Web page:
Friday, June 10, 2016

J.K. Rowling is Better than Shakespeare

Where the Red Fern Grows (cover)Tell me if you’ve ever read these stories before:

– A young male sociopath disapproves of everyone and everything around him, including any of his romantic interests. He changes nothing, learns nothing, and leaves.

– It’s the olden days, and terrible things are happening to good people. Terrible things continue to happen for 200 – 400 pages. Despite all this tragedy, there is little to no story, and no character development. Everyone is either 100% good or 100% bad, from start to finish. In the end, things either get marginally better, or they don’t.

– Wow, what a great dog! Whoops, he’s dead. (Or every character besides the dog is dead.)

– A metaphor commits a metaphor to another metaphor. Everyone is sad.

Do any of these scenarios sound familiar to you? If you went to high school in America, I bet the answer is a big yes. In fact, I bet these few plots encompass around 90% of everything you and I were both forced to read in English class while growing up.

The Great Gatsby (cover) 

I loved reading, but I merely tolerated the classics. What I really loved were fantasy and sci-fi stories.  Not just the newer variety either. I remember reading Beowulf before I was in my teens, and Terry Pratchett’s Discworld completely took over my life during my early to mid-20s. I won’t lie, fantasy and sci-fi is definitely hit or miss, just like any genre. However, even in the worst cases, I almost always loved the characters. They grew, they learned, and they had…well, character.

This really matters to me, because I just re-read The Great Gatsby, which I remember slightly enjoying during my teens. Know what I found? Some admittedly good writing, coupled with ridiculously ham-fisted symbolism (really? the huge pair of eyes on the billboard represent God looking at us? are you sure that’s SUBTLE enough?!), and absolutely NO character depth or growth whatsoever. Not even from our main character, who remains morally indignant from start to finish.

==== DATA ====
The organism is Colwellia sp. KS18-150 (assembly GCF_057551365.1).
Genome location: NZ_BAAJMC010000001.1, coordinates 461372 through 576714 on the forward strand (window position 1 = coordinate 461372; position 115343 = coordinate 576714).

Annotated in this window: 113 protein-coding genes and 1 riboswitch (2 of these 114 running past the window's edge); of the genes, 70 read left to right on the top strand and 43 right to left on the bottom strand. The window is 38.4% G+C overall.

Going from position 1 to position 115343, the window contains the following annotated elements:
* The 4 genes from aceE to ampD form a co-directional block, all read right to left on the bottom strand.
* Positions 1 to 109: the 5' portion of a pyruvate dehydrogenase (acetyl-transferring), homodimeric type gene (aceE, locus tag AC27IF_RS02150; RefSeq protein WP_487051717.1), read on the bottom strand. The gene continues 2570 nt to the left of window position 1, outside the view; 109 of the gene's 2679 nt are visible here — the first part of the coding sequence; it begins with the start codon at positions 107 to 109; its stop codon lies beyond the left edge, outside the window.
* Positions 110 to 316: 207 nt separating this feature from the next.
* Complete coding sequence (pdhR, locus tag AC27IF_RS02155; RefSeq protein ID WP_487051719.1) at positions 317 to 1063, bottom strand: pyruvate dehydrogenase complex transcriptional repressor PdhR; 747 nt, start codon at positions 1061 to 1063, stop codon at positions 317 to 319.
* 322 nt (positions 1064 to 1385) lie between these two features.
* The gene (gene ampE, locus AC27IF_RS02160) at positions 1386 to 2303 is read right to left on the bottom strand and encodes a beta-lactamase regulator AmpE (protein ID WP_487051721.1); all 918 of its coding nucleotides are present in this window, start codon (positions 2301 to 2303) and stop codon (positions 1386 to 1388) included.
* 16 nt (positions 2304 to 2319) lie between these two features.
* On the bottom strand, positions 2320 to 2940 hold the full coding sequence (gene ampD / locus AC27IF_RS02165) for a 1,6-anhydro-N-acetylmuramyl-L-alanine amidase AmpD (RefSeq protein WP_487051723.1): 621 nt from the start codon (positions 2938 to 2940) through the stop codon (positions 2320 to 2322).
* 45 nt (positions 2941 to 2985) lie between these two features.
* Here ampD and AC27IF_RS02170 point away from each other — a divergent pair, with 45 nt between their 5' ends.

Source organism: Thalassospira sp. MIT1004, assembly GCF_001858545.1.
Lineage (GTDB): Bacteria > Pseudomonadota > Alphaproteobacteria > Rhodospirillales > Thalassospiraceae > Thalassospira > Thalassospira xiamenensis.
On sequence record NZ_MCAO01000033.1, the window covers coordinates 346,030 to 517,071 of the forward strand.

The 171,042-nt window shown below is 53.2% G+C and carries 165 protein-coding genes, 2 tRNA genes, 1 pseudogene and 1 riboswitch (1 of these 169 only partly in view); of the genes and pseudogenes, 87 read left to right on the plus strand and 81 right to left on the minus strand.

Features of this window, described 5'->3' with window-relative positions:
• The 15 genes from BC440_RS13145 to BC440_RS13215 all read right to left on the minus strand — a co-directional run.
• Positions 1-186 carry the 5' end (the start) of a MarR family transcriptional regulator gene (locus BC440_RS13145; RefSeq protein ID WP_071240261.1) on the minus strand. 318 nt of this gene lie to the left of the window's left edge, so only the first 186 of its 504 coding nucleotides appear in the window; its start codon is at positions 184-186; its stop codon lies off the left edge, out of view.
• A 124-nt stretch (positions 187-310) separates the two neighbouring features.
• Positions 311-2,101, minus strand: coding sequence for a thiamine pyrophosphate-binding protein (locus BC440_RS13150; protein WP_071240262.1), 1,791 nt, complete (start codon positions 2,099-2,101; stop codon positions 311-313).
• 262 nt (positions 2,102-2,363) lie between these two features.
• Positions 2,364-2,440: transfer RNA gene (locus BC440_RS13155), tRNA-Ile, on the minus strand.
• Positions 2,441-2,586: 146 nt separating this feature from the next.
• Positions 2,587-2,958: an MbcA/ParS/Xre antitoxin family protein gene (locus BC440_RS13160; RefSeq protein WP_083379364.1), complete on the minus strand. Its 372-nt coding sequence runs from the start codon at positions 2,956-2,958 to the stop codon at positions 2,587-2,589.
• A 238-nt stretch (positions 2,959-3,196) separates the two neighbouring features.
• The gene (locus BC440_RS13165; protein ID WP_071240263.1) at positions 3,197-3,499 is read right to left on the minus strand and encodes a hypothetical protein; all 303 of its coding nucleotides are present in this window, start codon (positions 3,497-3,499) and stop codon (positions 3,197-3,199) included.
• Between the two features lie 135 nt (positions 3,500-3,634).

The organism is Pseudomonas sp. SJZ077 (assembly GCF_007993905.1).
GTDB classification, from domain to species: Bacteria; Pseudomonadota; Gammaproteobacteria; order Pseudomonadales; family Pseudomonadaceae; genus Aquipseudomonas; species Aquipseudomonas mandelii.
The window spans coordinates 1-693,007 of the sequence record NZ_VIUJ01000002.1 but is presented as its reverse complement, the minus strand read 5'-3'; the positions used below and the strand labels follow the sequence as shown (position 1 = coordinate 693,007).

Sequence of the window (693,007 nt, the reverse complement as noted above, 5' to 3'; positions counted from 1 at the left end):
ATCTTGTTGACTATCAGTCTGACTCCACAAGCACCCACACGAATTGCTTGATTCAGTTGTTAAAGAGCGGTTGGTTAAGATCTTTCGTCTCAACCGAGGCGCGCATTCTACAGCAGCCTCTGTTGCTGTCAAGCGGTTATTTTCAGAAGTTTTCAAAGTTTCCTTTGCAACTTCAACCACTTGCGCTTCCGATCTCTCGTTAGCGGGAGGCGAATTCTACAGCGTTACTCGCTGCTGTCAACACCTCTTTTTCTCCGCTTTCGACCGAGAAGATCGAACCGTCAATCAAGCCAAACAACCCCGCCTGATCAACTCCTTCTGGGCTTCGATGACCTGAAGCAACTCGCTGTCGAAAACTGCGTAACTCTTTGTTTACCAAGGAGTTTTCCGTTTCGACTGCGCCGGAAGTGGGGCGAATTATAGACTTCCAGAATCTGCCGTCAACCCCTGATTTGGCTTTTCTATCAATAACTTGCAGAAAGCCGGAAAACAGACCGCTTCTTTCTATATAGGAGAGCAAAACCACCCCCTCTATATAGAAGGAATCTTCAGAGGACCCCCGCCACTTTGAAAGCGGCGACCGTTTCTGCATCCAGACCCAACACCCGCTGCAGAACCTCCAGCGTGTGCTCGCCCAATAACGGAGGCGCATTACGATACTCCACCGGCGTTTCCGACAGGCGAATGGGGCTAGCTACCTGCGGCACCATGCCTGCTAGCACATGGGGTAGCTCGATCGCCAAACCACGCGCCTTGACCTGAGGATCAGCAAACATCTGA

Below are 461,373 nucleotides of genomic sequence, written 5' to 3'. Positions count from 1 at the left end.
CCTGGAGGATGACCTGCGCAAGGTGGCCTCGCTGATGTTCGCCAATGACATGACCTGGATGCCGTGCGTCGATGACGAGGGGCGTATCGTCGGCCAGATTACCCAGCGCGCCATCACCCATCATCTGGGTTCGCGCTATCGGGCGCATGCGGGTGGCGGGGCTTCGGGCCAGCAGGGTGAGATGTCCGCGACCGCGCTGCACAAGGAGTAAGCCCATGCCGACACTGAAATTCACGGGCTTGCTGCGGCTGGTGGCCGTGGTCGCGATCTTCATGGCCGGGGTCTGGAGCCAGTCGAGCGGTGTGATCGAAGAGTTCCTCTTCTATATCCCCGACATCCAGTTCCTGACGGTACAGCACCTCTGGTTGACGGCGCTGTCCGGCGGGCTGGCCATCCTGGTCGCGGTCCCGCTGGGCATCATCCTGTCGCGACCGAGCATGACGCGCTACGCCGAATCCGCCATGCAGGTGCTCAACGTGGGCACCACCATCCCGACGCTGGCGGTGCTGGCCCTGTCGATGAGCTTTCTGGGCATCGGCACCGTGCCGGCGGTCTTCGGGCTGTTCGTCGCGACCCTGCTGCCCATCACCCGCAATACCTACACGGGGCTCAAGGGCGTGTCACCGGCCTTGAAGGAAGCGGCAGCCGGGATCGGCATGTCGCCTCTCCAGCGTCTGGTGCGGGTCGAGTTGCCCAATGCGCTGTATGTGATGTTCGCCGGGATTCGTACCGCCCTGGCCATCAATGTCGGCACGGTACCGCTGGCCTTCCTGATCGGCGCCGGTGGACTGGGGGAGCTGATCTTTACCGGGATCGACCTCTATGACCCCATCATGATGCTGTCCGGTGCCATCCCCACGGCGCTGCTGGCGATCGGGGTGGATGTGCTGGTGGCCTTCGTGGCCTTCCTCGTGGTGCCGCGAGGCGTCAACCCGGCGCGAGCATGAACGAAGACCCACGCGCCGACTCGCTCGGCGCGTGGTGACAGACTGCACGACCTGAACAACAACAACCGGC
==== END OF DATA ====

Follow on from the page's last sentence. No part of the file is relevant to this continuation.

“I constantly disapprove of everything you people stand for, but I’ll still hang out with you all, eat your food, drink your booze, generally mooch off you in every way, and date within the group!”

Just repeat the above until Gatsby’s dead.

Listen, I’m all for supporting good literature, but it’s not the wordiness or length of these “classics” that put people off. It’s their DULL, unlikeable characters. Wordiness and length didn’t keep kids from reading Harry Potter, did it?

The Fellowship of the Ring (cover) 

We really need to expand our horizons and incorporate some more fantasy and sci-fi into our kids’ reading. Not only does it expand their imaginations, and introduce memorable characters and journeys, but so many of them are well written too. Here are some humble suggestions:

– Instead of The Great Gatsby or Of Mice and Men, why not The Lord of the Rings for your tale of corruption, greed, and pride?

– Instead of Charles Dickens, why not try Douglas Adams or Terry Pratchett for your incredibly entertaining and well written English authors?

– Political satire that’s no longer relevant, because the government they’re making fun of no longer exists? How about Isaac Asimov’s Foundation series instead? I recently re-read it, and it still blows me away. Forget lampooning specific countries, this series suggests that ALL governments inevitably collapse (or completely transform) every hundred years or so. Top that, Orwell!

– A young person grows up during the 1800s-early 1900s? Unless they wind up in Oz, Narnia, or Wonderland, I really don’t care.

Old Man in the Sea? Give that sailor a Nautilus!

20,000 Leagues Under The Sea (cover)

Lord of the Flies? Instead, why not read…actually, I liked that one. I remember reading it in high school and thinking: Yup, that’s how it’d go down. “Hello, my name is Max, and I have the Conch…” THUD! SPLAT!
And finally, yes, J. K. Rowling is better than Shakespeare. Sure, the bard had a hell of a way with words, but he had no idea how to develop characters. Unless they go insane or die prematurely, you can be sure every character in his plays are going to stay exactly the same from start to finish, with nothing all that unexpected in the middle.

The only Bard I want to read about, uses a bow and arrow to kill a dragon.

(See the article here, on article)